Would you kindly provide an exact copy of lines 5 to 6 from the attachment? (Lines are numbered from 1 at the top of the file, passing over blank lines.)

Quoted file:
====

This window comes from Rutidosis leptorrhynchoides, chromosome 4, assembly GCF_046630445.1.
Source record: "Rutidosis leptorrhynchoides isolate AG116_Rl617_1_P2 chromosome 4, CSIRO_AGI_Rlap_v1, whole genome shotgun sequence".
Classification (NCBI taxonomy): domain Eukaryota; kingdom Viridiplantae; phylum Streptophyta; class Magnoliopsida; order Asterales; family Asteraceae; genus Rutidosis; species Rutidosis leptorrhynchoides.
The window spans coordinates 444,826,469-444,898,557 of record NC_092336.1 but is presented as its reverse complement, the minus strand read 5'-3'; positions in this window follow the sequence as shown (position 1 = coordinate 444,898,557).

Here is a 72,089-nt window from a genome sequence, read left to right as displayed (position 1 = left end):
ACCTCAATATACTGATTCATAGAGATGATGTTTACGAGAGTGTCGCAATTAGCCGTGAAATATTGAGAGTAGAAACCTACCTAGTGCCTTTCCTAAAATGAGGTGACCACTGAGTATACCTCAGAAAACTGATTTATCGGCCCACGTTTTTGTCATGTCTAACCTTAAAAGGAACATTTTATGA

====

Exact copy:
Here is a 72,089-nt window from a genome sequence, read left to right as displayed (position 1 = left end):
ACCTCAATATACTGATTCATAGAGATGATGTTTACGAGAGTGTCGCAATTAGCCGTGAAATATTGAGAGTAGAAACCTACCTAGTGCCTTTCCTAAAATGAGGTGACCACTGAGTATACCTCAGAAAACTGATTTATCGGCCCACGTTTTTGTCATGTCTAACCTTAAAAGGAACATTTTATGA